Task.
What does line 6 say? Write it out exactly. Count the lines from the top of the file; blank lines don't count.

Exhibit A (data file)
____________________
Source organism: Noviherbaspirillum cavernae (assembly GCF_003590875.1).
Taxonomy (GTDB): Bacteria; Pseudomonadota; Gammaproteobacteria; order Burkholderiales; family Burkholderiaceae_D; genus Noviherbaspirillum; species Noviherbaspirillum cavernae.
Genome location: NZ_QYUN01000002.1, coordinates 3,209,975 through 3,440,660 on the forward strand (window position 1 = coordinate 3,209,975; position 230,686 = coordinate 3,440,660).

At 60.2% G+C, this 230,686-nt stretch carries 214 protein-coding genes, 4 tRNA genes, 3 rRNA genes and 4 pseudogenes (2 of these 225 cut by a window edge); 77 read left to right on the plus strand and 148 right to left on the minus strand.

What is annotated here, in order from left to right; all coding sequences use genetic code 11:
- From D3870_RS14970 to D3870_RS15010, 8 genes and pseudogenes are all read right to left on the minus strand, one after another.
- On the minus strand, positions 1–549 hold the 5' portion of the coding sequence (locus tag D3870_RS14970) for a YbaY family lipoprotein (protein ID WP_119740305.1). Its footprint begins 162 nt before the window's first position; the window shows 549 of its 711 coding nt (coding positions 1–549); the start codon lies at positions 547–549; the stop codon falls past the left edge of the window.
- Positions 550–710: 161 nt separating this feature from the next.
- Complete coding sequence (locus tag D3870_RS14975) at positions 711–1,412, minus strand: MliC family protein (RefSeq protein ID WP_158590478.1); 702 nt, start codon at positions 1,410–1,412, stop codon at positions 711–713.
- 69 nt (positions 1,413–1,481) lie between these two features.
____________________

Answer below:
- From D3870_RS14970 to D3870_RS15010, 8 genes and pseudogenes are all read right to left on the minus strand, one after another.